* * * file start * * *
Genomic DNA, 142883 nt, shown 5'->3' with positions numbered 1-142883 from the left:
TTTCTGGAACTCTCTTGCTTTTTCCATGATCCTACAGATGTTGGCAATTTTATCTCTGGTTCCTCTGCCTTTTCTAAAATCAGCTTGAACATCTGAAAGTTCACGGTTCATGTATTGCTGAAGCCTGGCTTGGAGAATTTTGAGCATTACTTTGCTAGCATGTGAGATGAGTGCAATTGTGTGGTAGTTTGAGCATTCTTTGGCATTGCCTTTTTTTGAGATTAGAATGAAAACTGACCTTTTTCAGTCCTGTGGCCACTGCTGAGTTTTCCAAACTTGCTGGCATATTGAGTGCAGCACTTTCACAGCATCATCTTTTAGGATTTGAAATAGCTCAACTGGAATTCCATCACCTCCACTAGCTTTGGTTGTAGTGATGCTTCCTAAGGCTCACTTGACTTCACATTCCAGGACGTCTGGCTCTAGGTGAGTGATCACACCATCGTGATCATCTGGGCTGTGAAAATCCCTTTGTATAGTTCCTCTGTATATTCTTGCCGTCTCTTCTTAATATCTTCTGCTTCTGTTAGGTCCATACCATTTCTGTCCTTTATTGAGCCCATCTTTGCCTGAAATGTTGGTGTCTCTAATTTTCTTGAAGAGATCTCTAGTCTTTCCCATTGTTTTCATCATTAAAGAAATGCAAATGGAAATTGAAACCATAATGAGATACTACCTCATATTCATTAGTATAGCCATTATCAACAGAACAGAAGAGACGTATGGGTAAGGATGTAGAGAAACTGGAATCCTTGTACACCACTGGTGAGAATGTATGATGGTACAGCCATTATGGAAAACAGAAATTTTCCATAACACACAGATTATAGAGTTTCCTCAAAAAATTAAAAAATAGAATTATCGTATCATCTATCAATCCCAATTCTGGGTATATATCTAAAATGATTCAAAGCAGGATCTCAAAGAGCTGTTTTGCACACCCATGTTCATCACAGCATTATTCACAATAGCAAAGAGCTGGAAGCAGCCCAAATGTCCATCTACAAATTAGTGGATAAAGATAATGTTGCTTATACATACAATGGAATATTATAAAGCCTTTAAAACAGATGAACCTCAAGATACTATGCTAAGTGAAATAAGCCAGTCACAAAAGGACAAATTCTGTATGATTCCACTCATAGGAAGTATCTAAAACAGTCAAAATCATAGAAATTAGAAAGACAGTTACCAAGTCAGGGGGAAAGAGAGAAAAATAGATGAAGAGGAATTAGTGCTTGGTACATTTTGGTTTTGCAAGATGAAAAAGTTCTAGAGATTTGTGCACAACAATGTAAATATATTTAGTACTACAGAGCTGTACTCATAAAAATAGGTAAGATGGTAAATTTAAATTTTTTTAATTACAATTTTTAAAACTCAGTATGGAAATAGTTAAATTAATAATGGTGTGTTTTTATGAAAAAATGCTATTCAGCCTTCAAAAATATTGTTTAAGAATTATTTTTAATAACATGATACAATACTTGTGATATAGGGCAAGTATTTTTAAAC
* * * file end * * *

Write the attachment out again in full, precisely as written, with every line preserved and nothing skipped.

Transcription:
Genomic DNA, 142883 nt, shown 5'->3' with positions numbered 1-142883 from the left:
TTTCTGGAACTCTCTTGCTTTTTCCATGATCCTACAGATGTTGGCAATTTTATCTCTGGTTCCTCTGCCTTTTCTAAAATCAGCTTGAACATCTGAAAGTTCACGGTTCATGTATTGCTGAAGCCTGGCTTGGAGAATTTTGAGCATTACTTTGCTAGCATGTGAGATGAGTGCAATTGTGTGGTAGTTTGAGCATTCTTTGGCATTGCCTTTTTTTGAGATTAGAATGAAAACTGACCTTTTTCAGTCCTGTGGCCACTGCTGAGTTTTCCAAACTTGCTGGCATATTGAGTGCAGCACTTTCACAGCATCATCTTTTAGGATTTGAAATAGCTCAACTGGAATTCCATCACCTCCACTAGCTTTGGTTGTAGTGATGCTTCCTAAGGCTCACTTGACTTCACATTCCAGGACGTCTGGCTCTAGGTGAGTGATCACACCATCGTGATCATCTGGGCTGTGAAAATCCCTTTGTATAGTTCCTCTGTATATTCTTGCCGTCTCTTCTTAATATCTTCTGCTTCTGTTAGGTCCATACCATTTCTGTCCTTTATTGAGCCCATCTTTGCCTGAAATGTTGGTGTCTCTAATTTTCTTGAAGAGATCTCTAGTCTTTCCCATTGTTTTCATCATTAAAGAAATGCAAATGGAAATTGAAACCATAATGAGATACTACCTCATATTCATTAGTATAGCCATTATCAACAGAACAGAAGAGACGTATGGGTAAGGATGTAGAGAAACTGGAATCCTTGTACACCACTGGTGAGAATGTATGATGGTACAGCCATTATGGAAAACAGAAATTTTCCATAACACACAGATTATAGAGTTTCCTCAAAAAATTAAAAAATAGAATTATCGTATCATCTATCAATCCCAATTCTGGGTATATATCTAAAATGATTCAAAGCAGGATCTCAAAGAGCTGTTTTGCACACCCATGTTCATCACAGCATTATTCACAATAGCAAAGAGCTGGAAGCAGCCCAAATGTCCATCTACAAATTAGTGGATAAAGATAATGTTGCTTATACATACAATGGAATATTATAAAGCCTTTAAAACAGATGAACCTCAAGATACTATGCTAAGTGAAATAAGCCAGTCACAAAAGGACAAATTCTGTATGATTCCACTCATAGGAAGTATCTAAAACAGTCAAAATCATAGAAATTAGAAAGACAGTTACCAAGTCAGGGGGAAAGAGAGAAAAATAGATGAAGAGGAATTAGTGCTTGGTACATTTTGGTTTTGCAAGATGAAAAAGTTCTAGAGATTTGTGCACAACAATGTAAATATATTTAGTACTACAGAGCTGTACTCATAAAAATAGGTAAGATGGTAAATTTAAATTTTTTTAATTACAATTTTTAAAACTCAGTATGGAAATAGTTAAATTAATAATGGTGTGTTTTTATGAAAAAATGCTATTCAGCCTTCAAAAATATTGTTTAAGAATTATTTTTAATAACATGATACAATACTTGTGATATAGGGCAAGTATTTTTAAAC